Stafford service draws over 100 people to mark Falklands anniversary

More than 100 people attended a service in Stafford to mark the 40th anniversary of the Falklands conflict.

A service to mark the 40th anniversary of the Falklands War. Front right: Mick Garrett MBE.
A service to mark the 40th anniversary of the Falklands War. Front right: Mick Garrett MBE.

The open-air service took place amid drizzling rain in the town’s Falklands Gardens at 11am on Saturday to commemorate the liberation of the Island by British forces in 1982.

Past and present service personnel were joined by the mayor of Stafford, Councillor Philip Leason MBE; Lord-Lieutenant of Staffordshire, Ian Dudson CBE; the High Sheriff of Staffordshire, local councillors and members of the public for the brief 20-minute commemoration service.

The remembrance was organised by the Stafford Branch of The Royal British Legion in collaboration with Stafford Borough Council.

A service to mark the 40th anniversary of the Falklands War. Pictured: Stafford Borough Mayor Philip Leason.

The Reverend John Davis MBE, the Royal British Legion Stafford branch chaplain, led the service in prayers with a bugler playing the Last Post before wreaths were laid.

The National Anthem was sung by the congregation and the Rev Davis gave a blessing to bring the commemoration to a close.

Argentine forces invaded the Falklands on April 2, 1982, but the islands were recaptured by British forces on June 14, with the loss of 255 British military personnel.

Veterans at the service.

The Falklands Garden was created on the town centre’s Gaol Square island following the conflict and hosted a service in 2007 to mark the 25th anniversary.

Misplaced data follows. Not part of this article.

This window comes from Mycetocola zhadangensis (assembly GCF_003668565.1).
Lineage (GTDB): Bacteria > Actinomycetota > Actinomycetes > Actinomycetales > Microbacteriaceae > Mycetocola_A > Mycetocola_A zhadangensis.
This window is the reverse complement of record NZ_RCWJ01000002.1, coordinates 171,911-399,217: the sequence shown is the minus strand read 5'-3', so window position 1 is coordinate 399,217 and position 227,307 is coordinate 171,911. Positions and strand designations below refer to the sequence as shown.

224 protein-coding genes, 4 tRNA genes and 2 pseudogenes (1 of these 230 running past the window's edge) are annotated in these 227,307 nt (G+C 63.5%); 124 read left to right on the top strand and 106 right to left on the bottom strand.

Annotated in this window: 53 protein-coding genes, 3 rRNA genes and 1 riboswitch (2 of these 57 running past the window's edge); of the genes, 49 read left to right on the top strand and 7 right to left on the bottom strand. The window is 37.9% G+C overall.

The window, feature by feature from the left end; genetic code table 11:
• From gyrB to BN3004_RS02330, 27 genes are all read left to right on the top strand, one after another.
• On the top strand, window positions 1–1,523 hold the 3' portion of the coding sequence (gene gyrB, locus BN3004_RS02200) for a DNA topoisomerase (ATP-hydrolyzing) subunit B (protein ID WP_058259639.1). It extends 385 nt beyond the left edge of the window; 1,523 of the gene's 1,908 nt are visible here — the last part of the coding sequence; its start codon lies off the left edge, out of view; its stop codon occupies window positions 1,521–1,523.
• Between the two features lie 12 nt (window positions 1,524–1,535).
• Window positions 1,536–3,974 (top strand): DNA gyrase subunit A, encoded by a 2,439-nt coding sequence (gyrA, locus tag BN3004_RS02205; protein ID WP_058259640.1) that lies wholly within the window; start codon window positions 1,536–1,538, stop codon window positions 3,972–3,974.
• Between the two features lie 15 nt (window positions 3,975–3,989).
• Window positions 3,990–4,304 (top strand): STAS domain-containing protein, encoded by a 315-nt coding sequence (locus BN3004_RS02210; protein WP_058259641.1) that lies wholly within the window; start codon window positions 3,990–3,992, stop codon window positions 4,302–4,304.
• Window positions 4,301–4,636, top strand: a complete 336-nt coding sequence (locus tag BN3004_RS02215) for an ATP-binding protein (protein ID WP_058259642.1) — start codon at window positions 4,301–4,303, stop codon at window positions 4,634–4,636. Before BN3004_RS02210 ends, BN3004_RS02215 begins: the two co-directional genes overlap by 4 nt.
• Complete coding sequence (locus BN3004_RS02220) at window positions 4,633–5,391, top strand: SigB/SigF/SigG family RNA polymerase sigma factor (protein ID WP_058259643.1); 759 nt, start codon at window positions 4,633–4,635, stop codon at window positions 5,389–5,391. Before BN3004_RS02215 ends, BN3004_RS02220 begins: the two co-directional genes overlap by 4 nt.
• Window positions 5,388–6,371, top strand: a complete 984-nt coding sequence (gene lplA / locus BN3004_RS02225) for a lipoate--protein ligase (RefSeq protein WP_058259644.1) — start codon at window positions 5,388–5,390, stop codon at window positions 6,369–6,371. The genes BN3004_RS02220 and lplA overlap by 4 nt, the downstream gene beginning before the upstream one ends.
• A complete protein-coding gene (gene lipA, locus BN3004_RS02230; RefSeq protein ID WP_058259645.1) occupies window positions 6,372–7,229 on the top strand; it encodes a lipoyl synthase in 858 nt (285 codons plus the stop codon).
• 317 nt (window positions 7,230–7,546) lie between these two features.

Mick Garrett MBE, public relations officer for the Stafford Branch of the Royal British Legion and a veteran of the campaign said: “My thoughts will be with all who lost their lives, along with those injured and the families affected.

“In May 1982 I was a 25 year old corporal in the Royal Air Force and embarked to the Falklands Islands. My memory of the journey was of the frightening conditions that the South Atlantic threw at our ship along with the thoughts of our vessel being attacked by a submarine or exocet missile as we entered the “exclusion zone”.

A veteran wears the Falklands scarf.

“However, as we remember the conflict 40 years on, my final thoughts are with those, and the families of those, who are suffering from PTSD and to the many who have ended up taking their own lives as a result."

Councillor Patrick Farrington, leader of the borough council, said: “The huge crowds that attend the Remembrance service in Stafford demonstrates the deep affection our residents have for our armed forces and all they do across the globe to protect the freedoms we enjoy today.

A standard bearer at the service.

“As a teenager I remember the Falklands conflict vividly. I recall watching as our forces came home having liberated the islands - grateful for those who had made it home safely but sadness for those who had lost their lives as a result of this conflict."

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